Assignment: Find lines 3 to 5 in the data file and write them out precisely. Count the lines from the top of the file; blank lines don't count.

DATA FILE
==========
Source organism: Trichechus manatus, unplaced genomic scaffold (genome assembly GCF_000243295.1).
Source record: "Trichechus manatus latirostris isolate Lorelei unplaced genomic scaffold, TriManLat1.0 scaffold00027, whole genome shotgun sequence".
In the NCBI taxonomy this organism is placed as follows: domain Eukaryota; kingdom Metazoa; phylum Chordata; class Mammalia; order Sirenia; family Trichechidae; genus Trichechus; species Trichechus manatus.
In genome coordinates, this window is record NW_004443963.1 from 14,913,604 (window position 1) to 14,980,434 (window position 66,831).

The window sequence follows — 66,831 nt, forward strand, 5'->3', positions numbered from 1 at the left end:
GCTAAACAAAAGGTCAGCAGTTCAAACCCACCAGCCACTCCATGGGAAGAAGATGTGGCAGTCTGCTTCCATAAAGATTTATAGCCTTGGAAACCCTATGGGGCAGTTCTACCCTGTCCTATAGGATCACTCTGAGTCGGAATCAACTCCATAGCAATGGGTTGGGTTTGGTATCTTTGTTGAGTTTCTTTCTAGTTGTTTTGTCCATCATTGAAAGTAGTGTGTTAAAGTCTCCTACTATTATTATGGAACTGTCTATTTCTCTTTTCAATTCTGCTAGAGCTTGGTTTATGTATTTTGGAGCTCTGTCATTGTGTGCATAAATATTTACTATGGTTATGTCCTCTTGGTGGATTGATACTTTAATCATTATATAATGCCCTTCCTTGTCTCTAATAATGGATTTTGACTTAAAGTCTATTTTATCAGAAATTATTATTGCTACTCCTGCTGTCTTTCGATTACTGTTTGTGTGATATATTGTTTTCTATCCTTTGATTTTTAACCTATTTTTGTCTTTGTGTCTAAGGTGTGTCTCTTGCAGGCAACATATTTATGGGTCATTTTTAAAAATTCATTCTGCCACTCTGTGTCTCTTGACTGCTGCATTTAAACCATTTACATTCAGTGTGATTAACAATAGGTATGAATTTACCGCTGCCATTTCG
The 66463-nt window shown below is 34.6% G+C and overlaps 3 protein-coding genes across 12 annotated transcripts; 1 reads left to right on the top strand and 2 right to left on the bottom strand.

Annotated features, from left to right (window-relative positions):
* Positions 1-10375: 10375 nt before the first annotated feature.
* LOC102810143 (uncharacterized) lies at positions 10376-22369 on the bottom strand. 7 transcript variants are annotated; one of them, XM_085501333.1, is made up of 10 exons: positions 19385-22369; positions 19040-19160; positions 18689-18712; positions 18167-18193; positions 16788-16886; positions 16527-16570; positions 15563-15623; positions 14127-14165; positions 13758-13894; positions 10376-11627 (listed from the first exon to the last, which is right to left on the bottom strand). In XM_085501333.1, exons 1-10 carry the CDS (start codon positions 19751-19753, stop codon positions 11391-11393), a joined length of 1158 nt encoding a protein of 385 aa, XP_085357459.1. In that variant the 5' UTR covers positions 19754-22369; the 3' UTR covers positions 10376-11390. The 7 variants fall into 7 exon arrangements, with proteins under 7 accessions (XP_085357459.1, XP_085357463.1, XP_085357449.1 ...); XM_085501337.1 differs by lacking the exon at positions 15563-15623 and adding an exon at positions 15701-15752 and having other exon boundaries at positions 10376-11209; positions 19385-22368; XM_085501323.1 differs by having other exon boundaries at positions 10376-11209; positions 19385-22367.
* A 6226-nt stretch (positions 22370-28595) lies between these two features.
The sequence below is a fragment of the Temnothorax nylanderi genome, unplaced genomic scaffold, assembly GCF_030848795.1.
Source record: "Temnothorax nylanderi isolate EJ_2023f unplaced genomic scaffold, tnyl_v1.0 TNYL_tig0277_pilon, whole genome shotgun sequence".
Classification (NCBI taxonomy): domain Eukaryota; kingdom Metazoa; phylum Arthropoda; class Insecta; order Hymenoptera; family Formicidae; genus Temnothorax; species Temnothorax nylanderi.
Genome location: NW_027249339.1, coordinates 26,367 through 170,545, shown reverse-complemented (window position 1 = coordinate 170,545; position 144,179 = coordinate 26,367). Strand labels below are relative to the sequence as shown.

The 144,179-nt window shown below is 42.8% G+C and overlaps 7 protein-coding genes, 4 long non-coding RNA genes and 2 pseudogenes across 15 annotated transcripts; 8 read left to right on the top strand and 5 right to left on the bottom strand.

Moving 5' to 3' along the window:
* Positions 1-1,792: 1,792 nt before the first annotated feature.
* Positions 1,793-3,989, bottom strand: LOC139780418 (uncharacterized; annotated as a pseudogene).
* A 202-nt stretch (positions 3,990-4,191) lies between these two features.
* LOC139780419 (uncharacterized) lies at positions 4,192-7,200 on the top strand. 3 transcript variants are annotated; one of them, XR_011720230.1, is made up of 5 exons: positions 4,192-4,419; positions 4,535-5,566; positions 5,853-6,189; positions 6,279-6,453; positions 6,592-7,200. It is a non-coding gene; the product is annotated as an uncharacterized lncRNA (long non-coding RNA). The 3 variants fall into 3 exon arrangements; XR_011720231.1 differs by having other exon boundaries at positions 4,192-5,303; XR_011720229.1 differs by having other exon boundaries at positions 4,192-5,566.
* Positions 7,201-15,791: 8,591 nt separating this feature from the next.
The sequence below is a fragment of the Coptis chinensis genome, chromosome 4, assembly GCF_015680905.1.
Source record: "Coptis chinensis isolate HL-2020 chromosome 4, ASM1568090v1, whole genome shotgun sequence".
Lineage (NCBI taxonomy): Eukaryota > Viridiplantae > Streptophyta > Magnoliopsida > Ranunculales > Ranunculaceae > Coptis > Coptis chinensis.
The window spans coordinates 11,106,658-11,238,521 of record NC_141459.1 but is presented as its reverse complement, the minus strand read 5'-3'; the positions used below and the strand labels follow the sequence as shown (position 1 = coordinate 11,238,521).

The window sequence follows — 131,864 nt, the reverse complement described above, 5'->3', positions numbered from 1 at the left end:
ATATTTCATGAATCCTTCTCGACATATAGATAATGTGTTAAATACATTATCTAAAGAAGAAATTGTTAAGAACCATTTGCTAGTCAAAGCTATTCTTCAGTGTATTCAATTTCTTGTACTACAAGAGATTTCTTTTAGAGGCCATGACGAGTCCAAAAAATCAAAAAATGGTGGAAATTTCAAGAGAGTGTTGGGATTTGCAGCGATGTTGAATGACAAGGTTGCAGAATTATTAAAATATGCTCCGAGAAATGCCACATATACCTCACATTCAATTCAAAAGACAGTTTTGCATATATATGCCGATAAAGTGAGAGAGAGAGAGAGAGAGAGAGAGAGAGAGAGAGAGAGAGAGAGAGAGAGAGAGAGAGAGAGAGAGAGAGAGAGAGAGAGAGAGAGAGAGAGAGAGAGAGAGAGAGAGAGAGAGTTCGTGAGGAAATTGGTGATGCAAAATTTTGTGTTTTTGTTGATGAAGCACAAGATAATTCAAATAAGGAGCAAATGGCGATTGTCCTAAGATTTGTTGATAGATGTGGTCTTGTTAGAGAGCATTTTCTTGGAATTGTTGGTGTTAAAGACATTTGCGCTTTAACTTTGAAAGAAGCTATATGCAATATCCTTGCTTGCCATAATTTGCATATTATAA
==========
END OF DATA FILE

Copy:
In the NCBI taxonomy this organism is placed as follows: domain Eukaryota; kingdom Metazoa; phylum Chordata; class Mammalia; order Sirenia; family Trichechidae; genus Trichechus; species Trichechus manatus.
In genome coordinates, this window is record NW_004443963.1 from 14,913,604 (window position 1) to 14,980,434 (window position 66,831).

The window sequence follows — 66,831 nt, forward strand, 5'->3', positions numbered from 1 at the left end: